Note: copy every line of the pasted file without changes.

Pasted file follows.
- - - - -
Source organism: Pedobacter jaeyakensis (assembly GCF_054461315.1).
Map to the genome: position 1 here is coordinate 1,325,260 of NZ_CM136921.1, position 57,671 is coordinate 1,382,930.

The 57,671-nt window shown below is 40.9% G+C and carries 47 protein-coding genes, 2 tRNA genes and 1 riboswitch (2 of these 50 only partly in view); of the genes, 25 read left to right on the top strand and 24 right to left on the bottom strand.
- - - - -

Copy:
Source organism: Pedobacter jaeyakensis (assembly GCF_054461315.1).
Map to the genome: position 1 here is coordinate 1,325,260 of NZ_CM136921.1, position 57,671 is coordinate 1,382,930.

The 57,671-nt window shown below is 40.9% G+C and carries 47 protein-coding genes, 2 tRNA genes and 1 riboswitch (2 of these 50 only partly in view); of the genes, 25 read left to right on the top strand and 24 right to left on the bottom strand.